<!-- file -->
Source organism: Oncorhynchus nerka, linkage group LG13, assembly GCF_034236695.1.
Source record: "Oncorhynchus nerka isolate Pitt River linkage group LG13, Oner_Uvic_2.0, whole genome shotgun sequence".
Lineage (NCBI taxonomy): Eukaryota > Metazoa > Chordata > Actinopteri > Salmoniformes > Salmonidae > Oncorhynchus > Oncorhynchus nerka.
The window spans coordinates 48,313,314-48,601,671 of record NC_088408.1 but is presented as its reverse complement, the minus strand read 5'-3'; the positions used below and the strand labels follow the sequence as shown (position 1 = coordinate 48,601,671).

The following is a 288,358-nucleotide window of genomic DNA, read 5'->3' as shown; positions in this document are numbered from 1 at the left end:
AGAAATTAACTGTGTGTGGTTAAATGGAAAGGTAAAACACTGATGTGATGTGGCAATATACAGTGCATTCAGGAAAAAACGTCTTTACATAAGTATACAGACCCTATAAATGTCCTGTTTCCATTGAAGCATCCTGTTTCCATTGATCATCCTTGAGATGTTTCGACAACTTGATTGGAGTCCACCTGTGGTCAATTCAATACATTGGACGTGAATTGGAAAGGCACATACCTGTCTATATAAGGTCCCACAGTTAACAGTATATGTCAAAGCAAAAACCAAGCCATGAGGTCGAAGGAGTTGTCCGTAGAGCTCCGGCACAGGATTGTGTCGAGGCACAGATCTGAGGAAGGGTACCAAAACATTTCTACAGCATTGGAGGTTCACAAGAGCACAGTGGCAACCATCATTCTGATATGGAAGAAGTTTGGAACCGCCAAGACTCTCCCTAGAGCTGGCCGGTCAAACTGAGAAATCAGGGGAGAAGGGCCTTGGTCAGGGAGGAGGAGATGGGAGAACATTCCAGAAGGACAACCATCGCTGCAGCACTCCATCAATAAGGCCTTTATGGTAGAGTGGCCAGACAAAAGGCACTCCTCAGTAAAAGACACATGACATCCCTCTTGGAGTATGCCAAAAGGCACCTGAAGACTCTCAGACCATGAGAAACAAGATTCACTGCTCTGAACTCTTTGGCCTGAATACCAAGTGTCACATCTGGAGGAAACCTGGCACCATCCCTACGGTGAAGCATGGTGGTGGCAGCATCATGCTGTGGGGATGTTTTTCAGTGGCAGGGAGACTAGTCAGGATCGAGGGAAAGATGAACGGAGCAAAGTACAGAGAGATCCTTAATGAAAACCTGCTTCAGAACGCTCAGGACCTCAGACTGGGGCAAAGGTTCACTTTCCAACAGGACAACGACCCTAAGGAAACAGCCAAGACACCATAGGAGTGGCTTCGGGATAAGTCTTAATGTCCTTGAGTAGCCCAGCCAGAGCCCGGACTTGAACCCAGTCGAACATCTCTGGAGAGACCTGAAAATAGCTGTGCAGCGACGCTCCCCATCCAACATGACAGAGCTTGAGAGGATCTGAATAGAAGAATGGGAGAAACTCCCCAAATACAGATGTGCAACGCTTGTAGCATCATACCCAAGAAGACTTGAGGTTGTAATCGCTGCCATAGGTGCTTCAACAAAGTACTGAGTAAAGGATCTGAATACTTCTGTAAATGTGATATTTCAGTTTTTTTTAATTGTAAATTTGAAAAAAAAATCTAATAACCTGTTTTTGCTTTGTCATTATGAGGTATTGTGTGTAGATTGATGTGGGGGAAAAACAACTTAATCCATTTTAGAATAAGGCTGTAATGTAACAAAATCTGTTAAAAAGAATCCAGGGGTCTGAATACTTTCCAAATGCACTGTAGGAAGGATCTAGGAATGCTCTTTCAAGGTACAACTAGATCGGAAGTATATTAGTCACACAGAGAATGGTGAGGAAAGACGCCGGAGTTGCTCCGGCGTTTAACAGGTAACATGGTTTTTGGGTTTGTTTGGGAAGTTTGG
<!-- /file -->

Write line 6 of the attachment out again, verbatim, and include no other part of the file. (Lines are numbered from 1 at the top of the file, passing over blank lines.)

AGAAATTAACTGTGTGTGGTTAAATGGAAAGGTAAAACACTGATGTGATGTGGCAATATACAGTGCATTCAGGAAAAAACGTCTTTACATAAGTATACAGACCCTATAAATGTCCTGTTTCCATTGAAGCATCCTGTTTCCATTGATCATCCTTGAGATGTTTCGACAACTTGATTGGAGTCCACCTGTGGTCAATTCAATACATTGGACGTGAATTGGAAAGGCACATACCTGTCTATATAAGGTCCCACAGTTAACAGTATATGTCAAAGCAAAAACCAAGCCATGAGGTCGAAGGAGTTGTCCGTAGAGCTCCGGCACAGGATTGTGTCGAGGCACAGATCTGAGGAAGGGTACCAAAACATTTCTACAGCATTGGAGGTTCACAAGAGCACAGTGGCAACCATCATTCTGATATGGAAGAAGTTTGGAACCGCCAAGACTCTCCCTAGAGCTGGCCGGTCAAACTGAGAAATCAGGGGAGAAGGGCCTTGGTCAGGGAGGAGGAGATGGGAGAACATTCCAGAAGGACAACCATCGCTGCAGCACTCCATCAATAAGGCCTTTATGGTAGAGTGGCCAGACAAAAGGCACTCCTCAGTAAAAGACACATGACATCCCTCTTGGAGTATGCCAAAAGGCACCTGAAGACTCTCAGACCATGAGAAACAAGATTCACTGCTCTGAACTCTTTGGCCTGAATACCAAGTGTCACATCTGGAGGAAACCTGGCACCATCCCTACGGTGAAGCATGGTGGTGGCAGCATCATGCTGTGGGGATGTTTTTCAGTGGCAGGGAGACTAGTCAGGATCGAGGGAAAGATGAACGGAGCAAAGTACAGAGAGATCCTTAATGAAAACCTGCTTCAGAACGCTCAGGACCTCAGACTGGGGCAAAGGTTCACTTTCCAACAGGACAACGACCCTAAGGAAACAGCCAAGACACCATAGGAGTGGCTTCGGGATAAGTCTTAATGTCCTTGAGTAGCCCAGCCAGAGCCCGGACTTGAACCCAGTCGAACATCTCTGGAGAGACCTGAAAATAGCTGTGCAGCGACGCTCCCCATCCAACATGACAGAGCTTGAGAGGATCTGAATAGAAGAATGGGAGAAACTCCCCAAATACAGATGTGCAACGCTTGTAGCATCATACCCAAGAAGACTTGAGGTTGTAATCGCTGCCATAGGTGCTTCAACAAAGTACTGAGTAAAGGATCTGAATACTTCTGTAAATGTGATATTTCAGTTTTTTTTAATTGTAAATTTGAAAAAAAAATCTAATAACCTGTTTTTGCTTTGTCATTATGAGGTATTGTGTGTAGATTGATGTGGGGGAAAAACAACTTAATCCATTTTAGAATAAGGCTGTAATGTAACAAAATCTGTTAAAAAGAATCCAGGGGTCTGAATACTTTCCAAATGCACTGTAGGAAGGATCTAGGAATGCTCTTTCAAGGTACAACTAGATCGGAAGTATATTAGTCACACAGAGAATGGTGAGGAAAGACGCCGGAGTTGCTCCGGCGTTTAACAGGTAACATGGTTTTTGGGTTTGTTTGGGAAGTTTGG